More Than We Can Tell

From “Sermon LII, Miracles of the Divine Mercy” (1653)

After all this, we may sit down and reckon up great sums and conjugations of his gracious gifts, and tell the minutes of eternity by the number of the Divine mercies. God hath given his laws to rule us, his word to instruct us, his Spirit to guide us, his angels to protect us, his ministers to exhort us; he revealed all our duty, and he hath concealed whatsoever can hinder us; he hath affrighted our follies with fear of death, and engaged our watchfulness by its secret coming; he hath exercised our faith by keeping private the state of souls departed, and yet hath confirmed our faith by a promise of a resurrection, and entertained our hope by some general significations of the state of interval.

His mercies make contemptible means instrumental to great purposes, and a small herb the remedy of the greatest diseases. He impedes the devil’s rage, and infatuates his counsels; he diverts his malice, and defeats his purposes; he binds him in the chain of darkness, and gives him no power over the children of light; he suffers him to walk in solitary places, and yet fetters him that he cannot disturb the sleep of a child; he hath given him mighty power, and yet a young maiden that resists him shall make him flee away; he hath given him a vast knowledge, and yet an ignorant man can confute him with the twelve articles of his creed; he gave him power over the winds, and made him prince of the air, and yet the breath of a holy prayer can drive him as far as the utmost sea; and he hath so restrained him, that (except it be by faith) we know not whether there be any devil, yea or no; for we never heard his noises, nor have seen his affrighting shapes.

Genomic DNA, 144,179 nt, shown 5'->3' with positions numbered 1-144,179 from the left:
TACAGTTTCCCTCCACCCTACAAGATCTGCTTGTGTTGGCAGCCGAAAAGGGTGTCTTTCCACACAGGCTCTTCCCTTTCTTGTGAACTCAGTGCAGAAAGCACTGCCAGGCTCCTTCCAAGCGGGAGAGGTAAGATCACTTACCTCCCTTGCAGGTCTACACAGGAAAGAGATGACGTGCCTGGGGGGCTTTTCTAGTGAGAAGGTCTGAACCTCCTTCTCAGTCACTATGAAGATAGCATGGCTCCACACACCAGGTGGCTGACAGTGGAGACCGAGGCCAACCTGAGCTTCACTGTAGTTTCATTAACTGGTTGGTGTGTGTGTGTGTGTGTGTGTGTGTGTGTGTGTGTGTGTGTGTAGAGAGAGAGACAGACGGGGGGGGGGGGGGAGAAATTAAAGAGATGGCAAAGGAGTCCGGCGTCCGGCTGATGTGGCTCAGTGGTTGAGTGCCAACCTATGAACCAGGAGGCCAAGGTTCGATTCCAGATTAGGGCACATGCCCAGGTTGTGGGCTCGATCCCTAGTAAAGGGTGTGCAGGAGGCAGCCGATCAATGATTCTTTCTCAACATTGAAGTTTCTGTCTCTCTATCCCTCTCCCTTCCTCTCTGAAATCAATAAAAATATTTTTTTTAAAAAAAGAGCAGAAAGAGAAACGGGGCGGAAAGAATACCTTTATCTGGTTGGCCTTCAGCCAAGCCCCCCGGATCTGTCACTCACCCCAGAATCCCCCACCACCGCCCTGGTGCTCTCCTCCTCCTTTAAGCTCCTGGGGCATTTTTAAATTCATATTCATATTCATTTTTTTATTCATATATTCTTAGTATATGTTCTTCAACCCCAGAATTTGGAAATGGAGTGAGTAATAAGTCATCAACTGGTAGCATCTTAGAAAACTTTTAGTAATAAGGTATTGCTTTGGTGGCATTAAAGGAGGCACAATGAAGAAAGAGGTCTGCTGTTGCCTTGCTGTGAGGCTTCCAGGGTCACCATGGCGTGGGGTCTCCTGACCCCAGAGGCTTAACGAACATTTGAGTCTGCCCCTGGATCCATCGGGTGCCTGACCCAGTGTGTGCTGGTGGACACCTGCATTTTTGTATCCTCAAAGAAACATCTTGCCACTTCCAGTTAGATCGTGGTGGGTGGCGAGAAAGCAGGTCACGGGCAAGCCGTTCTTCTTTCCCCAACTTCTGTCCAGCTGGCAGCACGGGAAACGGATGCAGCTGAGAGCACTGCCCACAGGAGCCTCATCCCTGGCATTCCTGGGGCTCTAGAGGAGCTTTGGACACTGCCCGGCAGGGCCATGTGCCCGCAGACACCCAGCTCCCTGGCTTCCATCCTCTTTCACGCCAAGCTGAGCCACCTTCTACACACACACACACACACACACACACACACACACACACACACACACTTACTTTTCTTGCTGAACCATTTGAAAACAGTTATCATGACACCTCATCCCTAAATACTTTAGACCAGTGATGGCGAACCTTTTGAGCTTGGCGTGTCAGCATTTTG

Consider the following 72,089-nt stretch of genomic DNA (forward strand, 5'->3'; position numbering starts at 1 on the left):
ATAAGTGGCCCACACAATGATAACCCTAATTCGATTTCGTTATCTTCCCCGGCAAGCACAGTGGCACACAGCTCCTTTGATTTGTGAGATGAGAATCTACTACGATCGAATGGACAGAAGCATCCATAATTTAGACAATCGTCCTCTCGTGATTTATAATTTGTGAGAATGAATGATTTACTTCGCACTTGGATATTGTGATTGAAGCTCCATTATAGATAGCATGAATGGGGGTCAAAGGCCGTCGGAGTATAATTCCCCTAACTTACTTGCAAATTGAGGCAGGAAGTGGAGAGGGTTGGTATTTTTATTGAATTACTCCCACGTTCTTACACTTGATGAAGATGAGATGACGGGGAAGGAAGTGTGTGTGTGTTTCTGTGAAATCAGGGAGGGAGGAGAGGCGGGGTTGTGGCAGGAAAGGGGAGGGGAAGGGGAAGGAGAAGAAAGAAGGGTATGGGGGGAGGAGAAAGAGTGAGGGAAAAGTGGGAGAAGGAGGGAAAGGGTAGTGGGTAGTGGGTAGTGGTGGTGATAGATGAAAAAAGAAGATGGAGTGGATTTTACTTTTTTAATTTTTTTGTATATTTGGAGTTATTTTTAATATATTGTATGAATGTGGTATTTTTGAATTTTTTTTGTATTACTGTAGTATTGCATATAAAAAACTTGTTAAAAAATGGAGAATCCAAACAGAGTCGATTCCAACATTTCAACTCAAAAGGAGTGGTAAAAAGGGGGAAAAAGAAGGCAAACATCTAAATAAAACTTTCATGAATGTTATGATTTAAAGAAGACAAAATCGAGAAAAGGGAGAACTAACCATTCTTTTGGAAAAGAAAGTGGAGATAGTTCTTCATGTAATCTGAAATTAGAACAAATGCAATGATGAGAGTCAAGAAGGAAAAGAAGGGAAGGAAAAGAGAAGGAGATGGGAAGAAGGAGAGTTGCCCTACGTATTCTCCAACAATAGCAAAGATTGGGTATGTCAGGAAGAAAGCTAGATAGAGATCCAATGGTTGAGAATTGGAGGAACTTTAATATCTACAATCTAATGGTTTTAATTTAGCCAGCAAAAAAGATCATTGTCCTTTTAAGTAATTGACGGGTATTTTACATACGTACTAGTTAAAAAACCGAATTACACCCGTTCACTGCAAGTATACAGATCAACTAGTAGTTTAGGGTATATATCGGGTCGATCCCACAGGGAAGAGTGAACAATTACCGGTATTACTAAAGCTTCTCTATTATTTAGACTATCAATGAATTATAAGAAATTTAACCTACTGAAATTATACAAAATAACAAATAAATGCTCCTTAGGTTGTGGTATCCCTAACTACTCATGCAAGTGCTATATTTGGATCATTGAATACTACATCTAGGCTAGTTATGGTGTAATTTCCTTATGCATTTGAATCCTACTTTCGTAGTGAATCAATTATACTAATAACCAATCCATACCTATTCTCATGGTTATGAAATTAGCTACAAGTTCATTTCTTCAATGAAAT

This is that great principle of all the felicity we hope for, and of all the means thither, and of all the skill and all the strengths we have to use those means. He hath made great variety of conditions, and yet hath made all necessary, and all mutual helpers; and by some instruments, and in some respects, they are all equal in order to felicity, to content, and final and intermedial satisfactions. He gave us part of our reward in hand, that he might enable us to work for more; he taught the world arts for use, arts for entertainment of all our faculties and all our dispositions; he gives eternal gifts for temporal services, and gives us whatsoever we want for asking, and commands us to ask, and threatens us if we will not ask, and punishes us for refusing to be happy.

This is that glorious attribute that hath made order and health, harmony and hope, restitutions and variety, the joys of direct possession, and the joys, the artificial joys of contrariety and comparison. He comforts the poor, and he brings down the rich, that they may be safe, in their humility and sorrow, from the transportations of an unhappy and uninstructed prosperity. He gives necessaries to all, and scatters the extraordinary provisions so, that every nation may traffic in charity, and commute for pleasures.

He was the Lord of hosts, and he is still what he was; but he loves to be called the God of peace, because he was terrible in that, but he is delighted in this. His mercy is his glory, and his glory is the light of heaven. His mercy is the life of the creation, and it fills all the earth; and his mercy is a sea too, and it fills all the abysses of the deep: it hath given us promises for supply of whatsoever we need, and relieves us in all our fears, and in all the evils that we suffer.

His mercies are more than we can tell, and they are more than we can feel; for all the world in the abyss of the Divine mercies is like a man diving into the bottom of the sea, over whose head the waters run insensibly and unperceived, and yet the weight is vast, and the sum of them is unmeasurable; and the man is not pressed with the burden, nor confounded with numbers; and no observation is able to recount, no sense sufficient to perceive, no memory large enough to retain, no understanding great enough to apprehend this infinity; but we must admire, and love, and worship, and magnify this mercy for ever and ever; that we may dwell in what we feel, and be comprehended by that which is equal to God, and the parent of all felicity.

Jeremy Taylor was an Anglican cleric, the author of the twin devotional manuals, The Rules and Exercises of Holy Living and Holy Dying. Classed among the Caroline Divines, he was famed in his time as a preacher and moral theologian, Taylor served as chaplain to King Charles I, and after the Restoration, became Bishop of Down and Connor in Ireland. He is commemorated on August 13 on the liturgical calendars of many Anglican churches.


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